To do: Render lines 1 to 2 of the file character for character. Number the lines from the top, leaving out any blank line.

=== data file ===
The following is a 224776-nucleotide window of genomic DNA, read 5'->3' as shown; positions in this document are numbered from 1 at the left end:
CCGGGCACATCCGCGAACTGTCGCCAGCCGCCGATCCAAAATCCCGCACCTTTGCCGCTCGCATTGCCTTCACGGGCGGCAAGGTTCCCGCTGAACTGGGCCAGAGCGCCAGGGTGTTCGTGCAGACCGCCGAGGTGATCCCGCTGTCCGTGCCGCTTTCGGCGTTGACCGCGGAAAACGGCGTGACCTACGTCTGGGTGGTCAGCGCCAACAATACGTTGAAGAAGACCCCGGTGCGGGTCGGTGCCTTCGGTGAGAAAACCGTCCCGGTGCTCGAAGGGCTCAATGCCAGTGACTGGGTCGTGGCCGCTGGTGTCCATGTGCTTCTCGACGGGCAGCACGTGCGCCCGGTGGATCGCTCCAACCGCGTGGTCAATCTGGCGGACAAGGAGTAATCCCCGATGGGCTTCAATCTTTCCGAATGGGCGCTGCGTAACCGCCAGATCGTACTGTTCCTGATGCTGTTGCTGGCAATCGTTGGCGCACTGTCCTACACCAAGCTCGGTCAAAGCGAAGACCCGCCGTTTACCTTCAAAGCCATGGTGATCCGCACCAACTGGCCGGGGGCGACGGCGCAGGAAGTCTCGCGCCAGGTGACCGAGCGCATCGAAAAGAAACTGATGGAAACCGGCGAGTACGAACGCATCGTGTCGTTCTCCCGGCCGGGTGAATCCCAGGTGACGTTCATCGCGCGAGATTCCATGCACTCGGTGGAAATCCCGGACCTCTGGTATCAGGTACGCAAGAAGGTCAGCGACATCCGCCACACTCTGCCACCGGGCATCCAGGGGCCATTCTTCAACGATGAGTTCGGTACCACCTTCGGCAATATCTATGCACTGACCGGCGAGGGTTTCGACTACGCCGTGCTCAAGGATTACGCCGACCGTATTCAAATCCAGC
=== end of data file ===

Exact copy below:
The following is a 224776-nucleotide window of genomic DNA, read 5'->3' as shown; positions in this document are numbered from 1 at the left end:
CCGGGCACATCCGCGAACTGTCGCCAGCCGCCGATCCAAAATCCCGCACCTTTGCCGCTCGCATTGCCTTCACGGGCGGCAAGGTTCCCGCTGAACTGGGCCAGAGCGCCAGGGTGTTCGTGCAGACCGCCGAGGTGATCCCGCTGTCCGTGCCGCTTTCGGCGTTGACCGCGGAAAACGGCGTGACCTACGTCTGGGTGGTCAGCGCCAACAATACGTTGAAGAAGACCCCGGTGCGGGTCGGTGCCTTCGGTGAGAAAACCGTCCCGGTGCTCGAAGGGCTCAATGCCAGTGACTGGGTCGTGGCCGCTGGTGTCCATGTGCTTCTCGACGGGCAGCACGTGCGCCCGGTGGATCGCTCCAACCGCGTGGTCAATCTGGCGGACAAGGAGTAATCCCCGATGGGCTTCAATCTTTCCGAATGGGCGCTGCGTAACCGCCAGATCGTACTGTTCCTGATGCTGTTGCTGGCAATCGTTGGCGCACTGTCCTACACCAAGCTCGGTCAAAGCGAAGACCCGCCGTTTACCTTCAAAGCCATGGTGATCCGCACCAACTGGCCGGGGGCGACGGCGCAGGAAGTCTCGCGCCAGGTGACCGAGCGCATCGAAAAGAAACTGATGGAAACCGGCGAGTACGAACGCATCGTGTCGTTCTCCCGGCCGGGTGAATCCCAGGTGACGTTCATCGCGCGAGATTCCATGCACTCGGTGGAAATCCCGGACCTCTGGTATCAGGTACGCAAGAAGGTCAGCGACATCCGCCACACTCTGCCACCGGGCATCCAGGGGCCATTCTTCAACGATGAGTTCGGTACCACCTTCGGCAATATCTATGCACTGACCGGCGAGGGTTTCGACTACGCCGTGCTCAAGGATTACGCCGACCGTATTCAAATCCAGC